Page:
The New York Times: The Loyal Opposition: The Church Versus The Right
In February, the Catholic Church attempted to impose its opposition to birth control on its employees, upsetting Democrats and the left. This week, the Church is criticizing Republicans, acting in the highest tradition of its social mission by speaking out against spending cuts on programs for the poor. … The House recently passed a budget, written by Paul Ryan, Republican of Wisconsin, that would cut precisely the kind of safety-net programs championed by the church, while offering tax cuts to the rich. It has been fully embraced by the Republican party’s presumptive presidential nominee, Mitt Romney (David Firestone, 4/18).
The New York Times: Birth Control And Teenage Pregnancy
An encouraging new report shows a big decline in the rate of teenage births. From 2009 to 2010, the birth rate among young women ages 15 to 19 fell 9 percent, to 34.9 per thousand, according to the Centers for Disease Control and Prevention. That is a record low for the 65 years that data have been available, and a remarkable 44 percent drop from the 1991 rate. This good shift is largely the result of an increase in teenagers' use of birth control — a fact that Congressional Republicans ignore as they seek to dismantle reproductive health programs (4/18).
Chicago Tribune: Respecting The Constitution And The Role Of The Supreme Court
It is with respect for the fundamental American value of judicial review that Democrats wrote and Congress passed health care reform. We believe it is constitutionally sound. On the other hand, Republicans have had a long-standing opposition to judicial review — until now (Rep. Nancy Pelosi, D-Calif., 4/19).
Roll Call: Abortion Was Always Heart Of Health Care Overhaul
Through a mandate issued by the Department of Health and Human Services, nearly all private insurance plans must fully cover the abortion-inducing drug ella. But instead of listening to the people (or the Constitution) and abandoning the ill-advised mandate, the Obama administration and HHS seek to blunt the criticism, in part by claiming they are merely following the "marching orders" given by the "independent Institute of Medicine" — the organization tasked with advising HHS on what should be included as "preventive services" in the mandate. In other words, HHS is claiming the allegedly independent and unbiased IOM made it include life-ending drugs in the mandate (Anna Franzonello, 4/19).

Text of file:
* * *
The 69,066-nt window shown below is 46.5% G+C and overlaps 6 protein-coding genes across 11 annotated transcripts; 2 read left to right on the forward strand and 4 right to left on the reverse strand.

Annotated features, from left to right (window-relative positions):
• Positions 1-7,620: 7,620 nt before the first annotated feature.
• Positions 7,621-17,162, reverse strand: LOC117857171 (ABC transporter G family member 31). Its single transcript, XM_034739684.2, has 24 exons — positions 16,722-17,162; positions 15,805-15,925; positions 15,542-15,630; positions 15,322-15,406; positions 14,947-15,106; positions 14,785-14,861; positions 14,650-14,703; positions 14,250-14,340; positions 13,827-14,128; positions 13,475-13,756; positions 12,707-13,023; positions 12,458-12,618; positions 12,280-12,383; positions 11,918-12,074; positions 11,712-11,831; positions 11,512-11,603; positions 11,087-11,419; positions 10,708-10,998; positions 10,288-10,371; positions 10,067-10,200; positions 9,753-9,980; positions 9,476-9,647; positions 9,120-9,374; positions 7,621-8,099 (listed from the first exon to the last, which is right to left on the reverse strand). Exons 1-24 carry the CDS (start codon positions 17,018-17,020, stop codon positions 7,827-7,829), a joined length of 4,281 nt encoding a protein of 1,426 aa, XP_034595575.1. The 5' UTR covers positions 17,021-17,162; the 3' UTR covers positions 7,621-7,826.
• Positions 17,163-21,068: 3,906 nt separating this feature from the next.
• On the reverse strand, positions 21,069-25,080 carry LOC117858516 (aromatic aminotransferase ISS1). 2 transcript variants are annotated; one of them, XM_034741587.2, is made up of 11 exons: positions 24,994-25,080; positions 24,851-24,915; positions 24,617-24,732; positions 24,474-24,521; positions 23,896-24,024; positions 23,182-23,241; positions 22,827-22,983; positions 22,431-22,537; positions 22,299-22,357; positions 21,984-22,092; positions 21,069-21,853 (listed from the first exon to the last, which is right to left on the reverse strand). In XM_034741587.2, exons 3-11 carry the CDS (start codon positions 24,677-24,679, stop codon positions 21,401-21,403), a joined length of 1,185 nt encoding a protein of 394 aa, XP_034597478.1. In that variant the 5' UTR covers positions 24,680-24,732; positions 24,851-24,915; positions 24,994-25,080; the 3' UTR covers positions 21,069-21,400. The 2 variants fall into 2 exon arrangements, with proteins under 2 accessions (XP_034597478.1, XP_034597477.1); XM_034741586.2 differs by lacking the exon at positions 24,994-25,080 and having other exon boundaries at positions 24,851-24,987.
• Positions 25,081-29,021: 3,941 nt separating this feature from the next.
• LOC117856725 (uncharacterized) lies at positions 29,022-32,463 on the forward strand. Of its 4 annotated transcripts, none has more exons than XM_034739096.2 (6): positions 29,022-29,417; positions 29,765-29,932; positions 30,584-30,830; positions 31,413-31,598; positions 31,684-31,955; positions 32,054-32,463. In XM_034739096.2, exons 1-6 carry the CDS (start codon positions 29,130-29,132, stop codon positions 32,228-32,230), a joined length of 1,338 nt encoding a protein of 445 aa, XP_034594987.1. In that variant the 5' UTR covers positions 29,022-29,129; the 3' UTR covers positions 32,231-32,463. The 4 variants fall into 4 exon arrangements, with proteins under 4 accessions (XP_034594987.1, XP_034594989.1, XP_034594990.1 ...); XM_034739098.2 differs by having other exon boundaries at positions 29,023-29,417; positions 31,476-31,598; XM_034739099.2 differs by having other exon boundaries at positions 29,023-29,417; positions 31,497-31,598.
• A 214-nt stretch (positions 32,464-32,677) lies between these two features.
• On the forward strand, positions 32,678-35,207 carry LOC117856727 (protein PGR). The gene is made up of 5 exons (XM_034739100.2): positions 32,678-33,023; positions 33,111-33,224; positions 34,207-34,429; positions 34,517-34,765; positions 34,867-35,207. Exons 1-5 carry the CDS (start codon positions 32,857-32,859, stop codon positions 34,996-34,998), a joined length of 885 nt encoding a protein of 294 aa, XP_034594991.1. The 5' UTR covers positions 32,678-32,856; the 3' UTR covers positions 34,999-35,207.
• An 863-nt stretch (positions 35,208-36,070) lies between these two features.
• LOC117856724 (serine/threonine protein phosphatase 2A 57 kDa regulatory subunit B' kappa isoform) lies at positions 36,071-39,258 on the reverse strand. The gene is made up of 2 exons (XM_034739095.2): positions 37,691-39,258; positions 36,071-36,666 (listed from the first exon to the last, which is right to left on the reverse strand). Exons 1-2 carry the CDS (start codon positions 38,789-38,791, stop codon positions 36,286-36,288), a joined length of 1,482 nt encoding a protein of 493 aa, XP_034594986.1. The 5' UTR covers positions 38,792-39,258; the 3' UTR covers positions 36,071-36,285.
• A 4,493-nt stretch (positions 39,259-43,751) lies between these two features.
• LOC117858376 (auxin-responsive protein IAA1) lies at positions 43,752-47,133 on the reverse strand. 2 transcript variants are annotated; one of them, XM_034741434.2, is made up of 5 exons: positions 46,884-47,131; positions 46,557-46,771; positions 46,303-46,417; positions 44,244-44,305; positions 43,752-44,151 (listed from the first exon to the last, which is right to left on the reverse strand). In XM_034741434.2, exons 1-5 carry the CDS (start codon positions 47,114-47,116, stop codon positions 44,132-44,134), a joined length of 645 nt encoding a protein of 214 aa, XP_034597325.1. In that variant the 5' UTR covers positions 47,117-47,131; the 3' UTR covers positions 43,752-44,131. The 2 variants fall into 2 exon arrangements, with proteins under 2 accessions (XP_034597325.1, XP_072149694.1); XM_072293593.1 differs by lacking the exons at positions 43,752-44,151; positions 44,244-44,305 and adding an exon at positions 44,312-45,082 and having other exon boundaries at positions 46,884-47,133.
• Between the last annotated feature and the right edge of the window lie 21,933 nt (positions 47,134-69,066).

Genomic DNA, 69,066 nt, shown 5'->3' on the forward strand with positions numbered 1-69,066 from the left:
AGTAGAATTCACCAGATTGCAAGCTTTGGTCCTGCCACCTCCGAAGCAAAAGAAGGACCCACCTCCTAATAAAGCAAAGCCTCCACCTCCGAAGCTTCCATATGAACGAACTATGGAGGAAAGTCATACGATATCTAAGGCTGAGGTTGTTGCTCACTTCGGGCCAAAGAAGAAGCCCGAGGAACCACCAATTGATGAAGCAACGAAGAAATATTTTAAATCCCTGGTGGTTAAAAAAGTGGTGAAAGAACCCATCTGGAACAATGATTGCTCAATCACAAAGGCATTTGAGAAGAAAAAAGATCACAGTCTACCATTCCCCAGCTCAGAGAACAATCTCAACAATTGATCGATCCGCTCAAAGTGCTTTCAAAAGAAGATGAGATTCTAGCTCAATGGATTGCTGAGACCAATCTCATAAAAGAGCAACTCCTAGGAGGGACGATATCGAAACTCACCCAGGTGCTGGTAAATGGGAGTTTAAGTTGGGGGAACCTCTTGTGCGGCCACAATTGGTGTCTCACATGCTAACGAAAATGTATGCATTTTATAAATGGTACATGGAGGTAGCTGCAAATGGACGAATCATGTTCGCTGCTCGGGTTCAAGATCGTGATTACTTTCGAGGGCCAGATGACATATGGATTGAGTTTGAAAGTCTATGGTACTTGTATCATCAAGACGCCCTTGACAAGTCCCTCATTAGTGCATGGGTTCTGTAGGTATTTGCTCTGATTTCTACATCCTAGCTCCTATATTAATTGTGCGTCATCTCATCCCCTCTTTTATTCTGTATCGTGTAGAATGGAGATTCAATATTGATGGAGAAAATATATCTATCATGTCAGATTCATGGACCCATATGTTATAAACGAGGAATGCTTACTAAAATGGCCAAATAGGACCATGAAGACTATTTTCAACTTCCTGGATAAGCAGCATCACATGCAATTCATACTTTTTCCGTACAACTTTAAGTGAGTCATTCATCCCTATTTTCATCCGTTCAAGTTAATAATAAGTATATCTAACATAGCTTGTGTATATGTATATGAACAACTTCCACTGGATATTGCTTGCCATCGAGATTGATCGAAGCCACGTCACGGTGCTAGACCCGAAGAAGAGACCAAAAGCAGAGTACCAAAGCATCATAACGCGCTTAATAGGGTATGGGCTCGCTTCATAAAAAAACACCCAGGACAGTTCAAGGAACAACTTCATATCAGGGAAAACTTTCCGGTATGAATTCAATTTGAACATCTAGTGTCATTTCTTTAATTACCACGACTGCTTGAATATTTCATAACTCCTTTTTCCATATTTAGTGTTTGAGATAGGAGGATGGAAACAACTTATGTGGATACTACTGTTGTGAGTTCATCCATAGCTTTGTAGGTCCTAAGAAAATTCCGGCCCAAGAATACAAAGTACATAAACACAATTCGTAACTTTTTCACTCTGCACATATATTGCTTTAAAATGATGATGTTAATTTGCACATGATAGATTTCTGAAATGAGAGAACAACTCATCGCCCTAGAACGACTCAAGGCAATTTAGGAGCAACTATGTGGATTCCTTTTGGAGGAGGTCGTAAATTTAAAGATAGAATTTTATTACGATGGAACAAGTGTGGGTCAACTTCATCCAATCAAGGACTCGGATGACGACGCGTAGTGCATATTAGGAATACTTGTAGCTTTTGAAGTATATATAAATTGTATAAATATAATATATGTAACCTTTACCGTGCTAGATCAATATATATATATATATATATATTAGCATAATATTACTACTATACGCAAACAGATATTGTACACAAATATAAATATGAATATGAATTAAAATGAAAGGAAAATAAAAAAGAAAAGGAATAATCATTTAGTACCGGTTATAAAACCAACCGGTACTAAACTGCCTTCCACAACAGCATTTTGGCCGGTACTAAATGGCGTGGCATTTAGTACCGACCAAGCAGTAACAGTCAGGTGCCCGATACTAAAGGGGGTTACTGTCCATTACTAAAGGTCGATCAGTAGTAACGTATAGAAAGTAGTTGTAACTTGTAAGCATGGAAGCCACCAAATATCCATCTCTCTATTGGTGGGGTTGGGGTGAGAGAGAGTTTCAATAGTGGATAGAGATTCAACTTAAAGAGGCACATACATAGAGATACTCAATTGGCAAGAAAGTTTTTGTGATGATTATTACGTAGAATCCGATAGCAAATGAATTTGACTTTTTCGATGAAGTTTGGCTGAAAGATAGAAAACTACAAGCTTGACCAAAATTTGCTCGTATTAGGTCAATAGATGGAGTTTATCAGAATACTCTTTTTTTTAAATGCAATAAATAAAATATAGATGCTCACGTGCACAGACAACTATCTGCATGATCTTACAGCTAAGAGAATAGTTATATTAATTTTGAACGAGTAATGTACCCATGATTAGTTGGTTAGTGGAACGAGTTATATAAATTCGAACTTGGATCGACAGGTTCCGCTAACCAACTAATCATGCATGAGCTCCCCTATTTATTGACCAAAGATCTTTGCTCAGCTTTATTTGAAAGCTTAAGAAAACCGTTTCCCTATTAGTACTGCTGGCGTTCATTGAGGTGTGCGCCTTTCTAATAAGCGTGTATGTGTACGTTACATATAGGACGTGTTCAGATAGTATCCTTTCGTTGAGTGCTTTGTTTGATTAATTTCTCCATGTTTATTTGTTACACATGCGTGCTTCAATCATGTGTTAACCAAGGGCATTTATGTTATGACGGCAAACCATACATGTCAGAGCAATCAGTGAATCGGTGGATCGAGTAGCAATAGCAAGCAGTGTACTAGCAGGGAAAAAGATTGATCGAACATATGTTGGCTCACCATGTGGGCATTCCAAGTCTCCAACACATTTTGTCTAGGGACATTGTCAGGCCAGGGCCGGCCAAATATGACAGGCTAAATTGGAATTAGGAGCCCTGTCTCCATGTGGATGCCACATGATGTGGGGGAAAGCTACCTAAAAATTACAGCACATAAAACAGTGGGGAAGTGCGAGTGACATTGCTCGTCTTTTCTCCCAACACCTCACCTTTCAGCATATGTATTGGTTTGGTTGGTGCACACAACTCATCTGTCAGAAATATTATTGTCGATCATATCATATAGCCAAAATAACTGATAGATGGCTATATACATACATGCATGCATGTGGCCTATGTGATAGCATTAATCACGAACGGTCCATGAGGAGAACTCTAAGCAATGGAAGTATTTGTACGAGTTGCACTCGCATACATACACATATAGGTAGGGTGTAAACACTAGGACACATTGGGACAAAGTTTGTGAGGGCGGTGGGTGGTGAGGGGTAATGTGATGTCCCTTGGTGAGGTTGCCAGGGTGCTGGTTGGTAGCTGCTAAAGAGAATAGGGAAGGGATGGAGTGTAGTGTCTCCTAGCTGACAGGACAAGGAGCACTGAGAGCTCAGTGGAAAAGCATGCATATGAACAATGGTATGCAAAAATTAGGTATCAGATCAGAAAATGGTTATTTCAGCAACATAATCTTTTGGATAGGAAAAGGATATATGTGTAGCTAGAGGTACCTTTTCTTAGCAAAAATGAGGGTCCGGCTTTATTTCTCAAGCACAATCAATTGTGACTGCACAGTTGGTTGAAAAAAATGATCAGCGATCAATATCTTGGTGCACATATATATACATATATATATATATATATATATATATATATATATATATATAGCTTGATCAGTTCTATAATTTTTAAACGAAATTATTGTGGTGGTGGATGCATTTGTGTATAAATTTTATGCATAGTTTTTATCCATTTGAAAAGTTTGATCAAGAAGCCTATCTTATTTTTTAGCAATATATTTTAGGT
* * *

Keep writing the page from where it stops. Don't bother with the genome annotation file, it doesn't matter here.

Des Moines Register: HIV Pool Needs Lawmakers' Action
The health reform law created a temporary insurance program to immediately help uninsured Americans. These people have preexisting health problems and cannot buy traditional insurance coverage on their own. The federal government allocated $35 million to Iowa, which projected it would insure about 1,000 people in its new high-risk insurance pool. But in the most recent federal count, only 238 Iowans were enrolled. One of the reasons the number is so low: The board overseeing Iowa's high-risk pool has made it nearly impossible for HIV-positive Iowans to sign up (4/18).
Houston Chronicle: A States' Rights Compromise On Health Care
The collapse of Obamacare need not be a legislative nightmare. Here's an alternative approach that could meet constitutional requirements and potentially garner enough support to pass. Congress could set up two tracks for health care coverage. One would be facilitated, but not operated by the Federal government. States would decide whether to participate in that track or opt out and go their own way (Chris Ladd, 4/19).
WBUR's CommonHealth blog: Five Myths About Massachusetts Health Reform (By A Former Romney Executive)
Myth Number 1: Uninsured rates in Massachusetts are 2% compared to nation's 16%. ... 2: There has been no evidence of crowd-out in Massachusetts. ... 3: The individual mandate is responsible for lowering premiums in the individual market. ... 4: The 2006 reform was never about costs. ... 5: The additional State cost per year of the reform has averaged $91 million a year (Amy Lischko, 4/19).